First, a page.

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Old 03-28-2014, 04:29 PM   #31
Elizabeth
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Some points:
New(er) car is still in the 'engine learning' and the stock fuel map is set RICH. Which means the engine is set to be wasting gas in order to be certain the engine is protected. (more fuel means cooler temps in the cylinders)
Also the throttle is learning. And the driver is too.
I have to say I never press hard on the throttle EVER (exceptt a few times here or there) mainly just like I had an egg between my foot and the gas pedal. As little as possible...
No stomp on it from light to light.

Also 'city' driving is just not freeway driving. The idea of hywy driving is even flow at 50 to 75 mph with no changes. If you are in bumper to bumper traffic jam that is NOT hywy driving..
City is stop and GO. no stop and stop and stop and stop So inner downtown congestion is not what is 'city driving'. City driving is stopping say every six to ten blocks, with lots of stepping on the brakes, and reaccelerating per mile.

If you are in tight downtown New York like stoplights every block.. WTF do you expect but 15mpg? Or same on freway. If your commute is bumper to bumper average 15mph that is not 'highway' driving!

I would say mpg does get better.And will also improve is you do the free flow air filter AND the snorkle delete.
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Old 03-31-2014, 02:41 PM   #32
BigFord74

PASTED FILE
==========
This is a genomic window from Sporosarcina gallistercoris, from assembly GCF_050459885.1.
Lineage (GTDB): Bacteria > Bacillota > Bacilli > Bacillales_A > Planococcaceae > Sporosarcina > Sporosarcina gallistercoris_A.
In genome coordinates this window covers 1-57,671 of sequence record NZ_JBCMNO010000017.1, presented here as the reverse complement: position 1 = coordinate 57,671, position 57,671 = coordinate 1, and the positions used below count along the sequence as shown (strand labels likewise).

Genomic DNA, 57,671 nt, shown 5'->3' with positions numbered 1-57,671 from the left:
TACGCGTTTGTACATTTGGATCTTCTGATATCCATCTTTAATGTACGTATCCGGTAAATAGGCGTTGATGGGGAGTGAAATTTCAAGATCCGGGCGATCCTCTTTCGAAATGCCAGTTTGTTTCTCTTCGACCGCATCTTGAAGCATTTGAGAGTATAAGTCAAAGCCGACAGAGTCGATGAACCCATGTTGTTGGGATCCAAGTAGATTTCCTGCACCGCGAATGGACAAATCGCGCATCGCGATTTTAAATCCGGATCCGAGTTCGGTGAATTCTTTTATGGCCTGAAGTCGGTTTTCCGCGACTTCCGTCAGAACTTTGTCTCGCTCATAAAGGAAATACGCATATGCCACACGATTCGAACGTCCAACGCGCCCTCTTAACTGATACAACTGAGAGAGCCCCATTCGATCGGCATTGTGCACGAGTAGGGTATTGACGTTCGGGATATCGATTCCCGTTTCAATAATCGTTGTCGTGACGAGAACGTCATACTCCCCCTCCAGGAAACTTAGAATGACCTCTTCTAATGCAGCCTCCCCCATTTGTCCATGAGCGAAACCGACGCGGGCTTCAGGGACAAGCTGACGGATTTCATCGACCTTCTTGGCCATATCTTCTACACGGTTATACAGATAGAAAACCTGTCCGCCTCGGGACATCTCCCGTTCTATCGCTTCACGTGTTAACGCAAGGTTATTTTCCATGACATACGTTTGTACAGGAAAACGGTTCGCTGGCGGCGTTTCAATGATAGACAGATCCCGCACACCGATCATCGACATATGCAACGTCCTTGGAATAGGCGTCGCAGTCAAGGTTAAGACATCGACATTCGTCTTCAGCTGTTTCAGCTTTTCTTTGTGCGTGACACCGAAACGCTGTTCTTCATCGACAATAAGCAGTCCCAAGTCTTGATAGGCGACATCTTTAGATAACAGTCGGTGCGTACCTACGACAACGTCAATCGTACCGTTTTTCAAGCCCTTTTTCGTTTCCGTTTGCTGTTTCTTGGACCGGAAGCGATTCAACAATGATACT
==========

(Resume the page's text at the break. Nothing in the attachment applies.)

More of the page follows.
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I know i had to kind of teach my wife how to "drive" the car to get the better mileage. For us even if she drives it hard. She is still getting 25-27mpg. The car is our trip car for the most part. So that mpg vs our '05 Excursion which at best is getting 16mpg and cost $100-$150 to fill up. Well you don't have to be a math wiz to see the savings LOL
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Old 06-20-2014, 04:22 PM   #33
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I agree with Elizabeth regarding being gentle with accelerations. In addition, maintain your distance especially in highways so you can slow down by easing off gas instead of braking. It's easier to accelerate again if you have that leftover momentum from your deceleration.

When on highway, I see lots of people stepping on the gas to keep up with car in front of them and slamming on their brakes to slow down. Not good! In most cases they keep very little distance between their car and one in front of them and I see their brake lights constantly blinking like Christmas lights.

It's not rocket science to make your car go zoom-zoom - just step on it! It takes lots of patience and careful planning to get really good mileage. I usually challenge myself when driving by seeing how long I can drive without engaging the brakes - just keeping my distance so I can slow down instead of braking. And if ever I do brake, I just apply it very slightly anticipating that car in front of me will probably speed up again. Works most of the time!

I bought my 2014 Ford Focus Titanium HB last November 2013. I'm at around 10000 miles right now and my mileage seemed to have stabilized at 40MPG. I used to drive 75MPH+ and stayed on the left. I've changed my driving habits and try to maintain constant 60MPH [not cruise control] on the highway even if it means that I have to stay on the 2nd lane from right on a four-lane highway. It's a comfy drive at that speed and I make sure I leave early in AM to take advantage of lesser cars on the road.